- SoFi Technologies (NASDAQ:SOFI) stock has fallen 46% year-to-date and over 63% since early November 2021
- Investors are worried that lending will fall, margins will be squeezed and revenue drops as the Fed starts raising interest rates
- Investors should consider that the stock reflects maximum pessimism and react accordingly
Since the beginning of 2021, Sofi stock is now down over 46% to $8.51 as of mid-day March 16, and over 63% since its recent peak at $23.29. This shows the huge fear the market has about the upcoming Fed interest rate hikes.
Federal Reserve Chairman Jerome Powell told Congress on March 2 that the US central bank intended to raise rates by 25 basis points. The market already assumes that a series of rate hikes will roll out. Fortune magazine recently wrote that Wall Street predicts as many as 7 rate hikes, each 25 basis points. That works out to an increase in interest rates of 1.75% (i.e., 7 x 0.25%).
How Rate Hikes Could Affect Sofi Technologies
Recently Sofi received a national bank charter allowing it to make loans throughout the U.S. As I discussed recently, this significantly lowers its funding costs going forward.
For example, from now on it can offer bank deposits and use those on a fractional reserve basis to make loans throughout the country. Prior to this, it had to fund loans through debt instruments, and then it sold off the loans, servicing the loans for a fee.
However, with interest rates rising, investors are concerned that the company’s lending margins may be squeezed. Higher rates it pays out on deposits might not lead to higher lending rates. And even if they do, which is often what banks do when their funding costs go up, borrowers are less willing to take up loans at these rates. This especially applies to rate-sensitive sectors such as mortgage lending.
This is completely understandable. For example, even if a 30-year mortgage rate rises from 4.125% to 4.85% for $320,000 (i.e., 20% down on a $400,000 purchase), the monthly payment rises from $1550.98 to $1,660. This works out to a 7% increase in payments monthly. That is if the rates rise by 75 basis points over the next three months.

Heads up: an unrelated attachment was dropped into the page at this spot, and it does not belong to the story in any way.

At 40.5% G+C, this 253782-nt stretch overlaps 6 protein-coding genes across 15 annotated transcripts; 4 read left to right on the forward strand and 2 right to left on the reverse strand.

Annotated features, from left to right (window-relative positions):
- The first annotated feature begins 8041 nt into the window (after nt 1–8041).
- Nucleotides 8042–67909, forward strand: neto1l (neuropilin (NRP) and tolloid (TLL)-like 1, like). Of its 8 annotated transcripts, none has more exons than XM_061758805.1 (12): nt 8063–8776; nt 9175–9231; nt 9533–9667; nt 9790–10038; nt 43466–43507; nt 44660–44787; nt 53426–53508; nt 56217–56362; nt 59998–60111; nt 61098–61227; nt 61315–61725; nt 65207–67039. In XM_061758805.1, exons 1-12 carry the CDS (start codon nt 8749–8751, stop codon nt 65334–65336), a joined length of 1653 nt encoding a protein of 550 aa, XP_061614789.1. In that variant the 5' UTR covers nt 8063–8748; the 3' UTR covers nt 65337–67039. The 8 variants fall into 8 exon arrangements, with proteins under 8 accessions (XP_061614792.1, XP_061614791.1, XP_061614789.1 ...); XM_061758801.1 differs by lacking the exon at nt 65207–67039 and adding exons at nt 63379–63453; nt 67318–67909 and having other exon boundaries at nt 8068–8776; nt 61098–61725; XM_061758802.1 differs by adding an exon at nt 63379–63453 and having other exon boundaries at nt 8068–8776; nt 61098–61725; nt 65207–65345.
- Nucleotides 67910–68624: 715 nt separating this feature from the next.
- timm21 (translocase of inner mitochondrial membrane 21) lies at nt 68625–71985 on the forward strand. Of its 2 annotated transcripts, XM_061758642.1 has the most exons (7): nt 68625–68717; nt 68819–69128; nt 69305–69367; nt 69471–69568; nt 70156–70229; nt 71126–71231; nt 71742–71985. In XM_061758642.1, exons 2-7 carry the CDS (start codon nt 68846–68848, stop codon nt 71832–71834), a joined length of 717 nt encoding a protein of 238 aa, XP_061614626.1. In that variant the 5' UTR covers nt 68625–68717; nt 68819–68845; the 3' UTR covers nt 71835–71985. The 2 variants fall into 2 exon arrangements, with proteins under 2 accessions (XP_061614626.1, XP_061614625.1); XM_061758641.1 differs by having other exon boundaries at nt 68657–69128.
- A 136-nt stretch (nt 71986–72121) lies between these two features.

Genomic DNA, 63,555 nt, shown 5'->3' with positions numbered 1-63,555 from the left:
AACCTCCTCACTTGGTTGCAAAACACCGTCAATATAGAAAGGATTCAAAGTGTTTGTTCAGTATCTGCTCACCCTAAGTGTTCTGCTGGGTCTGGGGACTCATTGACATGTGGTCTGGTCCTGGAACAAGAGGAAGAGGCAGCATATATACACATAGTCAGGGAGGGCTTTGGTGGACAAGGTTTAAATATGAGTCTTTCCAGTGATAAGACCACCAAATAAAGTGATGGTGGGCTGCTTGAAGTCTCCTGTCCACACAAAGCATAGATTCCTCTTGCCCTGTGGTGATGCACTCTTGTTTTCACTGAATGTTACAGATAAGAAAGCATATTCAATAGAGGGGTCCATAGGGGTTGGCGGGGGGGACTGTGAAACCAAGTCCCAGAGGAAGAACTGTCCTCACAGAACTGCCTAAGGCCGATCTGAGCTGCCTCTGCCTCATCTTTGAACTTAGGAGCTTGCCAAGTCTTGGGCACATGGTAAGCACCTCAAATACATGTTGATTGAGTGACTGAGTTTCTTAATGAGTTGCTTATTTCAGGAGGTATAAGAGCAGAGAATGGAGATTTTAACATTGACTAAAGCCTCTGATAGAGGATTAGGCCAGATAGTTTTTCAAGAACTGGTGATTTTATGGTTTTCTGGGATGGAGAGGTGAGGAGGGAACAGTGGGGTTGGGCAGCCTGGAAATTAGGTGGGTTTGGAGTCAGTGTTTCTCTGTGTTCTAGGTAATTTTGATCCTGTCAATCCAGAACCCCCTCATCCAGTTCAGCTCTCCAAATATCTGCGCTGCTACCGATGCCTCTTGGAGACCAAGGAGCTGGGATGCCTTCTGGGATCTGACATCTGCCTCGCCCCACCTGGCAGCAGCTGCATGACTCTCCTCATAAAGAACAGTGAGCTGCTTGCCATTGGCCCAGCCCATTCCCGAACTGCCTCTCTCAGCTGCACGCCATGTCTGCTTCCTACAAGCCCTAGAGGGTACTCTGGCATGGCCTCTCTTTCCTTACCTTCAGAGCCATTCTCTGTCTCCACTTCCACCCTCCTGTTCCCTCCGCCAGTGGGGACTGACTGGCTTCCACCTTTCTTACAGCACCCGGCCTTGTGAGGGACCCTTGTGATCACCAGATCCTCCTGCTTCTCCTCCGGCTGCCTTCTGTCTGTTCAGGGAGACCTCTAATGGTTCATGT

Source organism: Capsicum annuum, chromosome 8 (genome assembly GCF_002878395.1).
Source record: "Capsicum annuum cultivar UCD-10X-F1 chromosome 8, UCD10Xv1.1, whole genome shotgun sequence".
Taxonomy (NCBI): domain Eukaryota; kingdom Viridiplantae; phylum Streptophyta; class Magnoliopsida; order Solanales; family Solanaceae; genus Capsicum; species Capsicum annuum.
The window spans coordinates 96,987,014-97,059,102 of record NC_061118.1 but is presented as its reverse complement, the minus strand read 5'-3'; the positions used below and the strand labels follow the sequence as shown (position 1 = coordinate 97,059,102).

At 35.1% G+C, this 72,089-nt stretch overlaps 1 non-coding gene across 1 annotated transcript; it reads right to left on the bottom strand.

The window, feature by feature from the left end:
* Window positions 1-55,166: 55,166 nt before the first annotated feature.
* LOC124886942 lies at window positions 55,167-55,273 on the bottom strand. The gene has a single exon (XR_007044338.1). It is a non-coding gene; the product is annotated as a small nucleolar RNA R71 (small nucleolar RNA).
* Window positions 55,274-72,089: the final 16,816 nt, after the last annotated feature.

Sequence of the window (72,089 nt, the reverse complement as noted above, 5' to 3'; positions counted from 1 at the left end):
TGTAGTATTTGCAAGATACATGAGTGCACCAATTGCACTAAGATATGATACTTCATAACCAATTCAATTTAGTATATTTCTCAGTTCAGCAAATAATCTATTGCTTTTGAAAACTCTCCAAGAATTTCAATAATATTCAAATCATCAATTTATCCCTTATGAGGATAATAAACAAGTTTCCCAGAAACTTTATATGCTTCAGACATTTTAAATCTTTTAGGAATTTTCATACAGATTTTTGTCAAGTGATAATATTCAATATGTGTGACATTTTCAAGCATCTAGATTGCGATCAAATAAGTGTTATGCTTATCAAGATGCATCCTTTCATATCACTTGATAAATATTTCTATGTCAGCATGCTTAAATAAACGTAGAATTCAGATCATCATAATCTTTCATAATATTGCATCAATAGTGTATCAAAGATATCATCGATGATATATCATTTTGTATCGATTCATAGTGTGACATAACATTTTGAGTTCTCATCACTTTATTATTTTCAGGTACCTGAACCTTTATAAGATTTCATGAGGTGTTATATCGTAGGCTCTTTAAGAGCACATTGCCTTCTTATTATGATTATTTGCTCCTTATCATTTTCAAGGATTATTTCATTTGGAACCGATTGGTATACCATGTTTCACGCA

This is not a welcome event for borrowers and they are likely to be more inclined to wait until rates start to fall, especially if they have options.
Where Sofi Technologies Finances Stand
On March 1, Sofi Technologies reported its earnings for the fourth quarter and 2021, with good revenue and profit growth. Revenue was up 67% year-over-year, but indications of profitability were worse than a year earlier.
For example, the lending company reported that its Q4 net loss rose from $82.6 million to $111 million. Moreover, its adjusted EBITDA (earnings before interest, taxes, taxes, depreciation, and amortization) fell from $11.8 million to $4.59 million.
The good news here is that at least these numbers were positive (not losses). But the bad news is that $4.6 million in EBITDA represents just 1.6% of its $279.9 million in adj. revenue. That is a very low margin, which has been declining.
Full-year 2021 adj. revenue was 63% higher to $1.01 billion, and adj. EBITDA was $30.2 million for the year. That works out to a 3% full year EBITDA margin.
What to Do With SOFI Stock
Analysts now forecast revenue will rise 51% to $1.53 billion in 2022, according to Refinitiv’s analyst survey (published by Yahoo! Finance). Assuming the company makes a 3% adj. EBITDA margin again this year, which would raise its profits to $45.9 million.
Therefore, at 200 times adj. EBITDA (the current P/EBITDA is currently 227), the target market cap would be $9.18 billion (i.e., 200 x $45.9m). That represents a potential upside of 34% over March 16’s $6.829 billion market capitalization.
It also represents a price-to-sales multiple of just 6.0 times (i.e., $9.18b/$1.53b) based on estimates for 2022 revenue.
That implies that SOFI stock could trade at $11.40 per share or 34% over March 16’s price. That suggests that there is still good upside left in the stock, despite the concerns about rising interest rates. A good deal of bad news is already taken into account in March 16’s price.
On the date of publication, Mark Hake did not hold (either directly or indirectly) any positions in the securities mentioned in this article. The opinions expressed in this article are those of the writer, subject to the InvestorPlace.com Publishing Guidelines.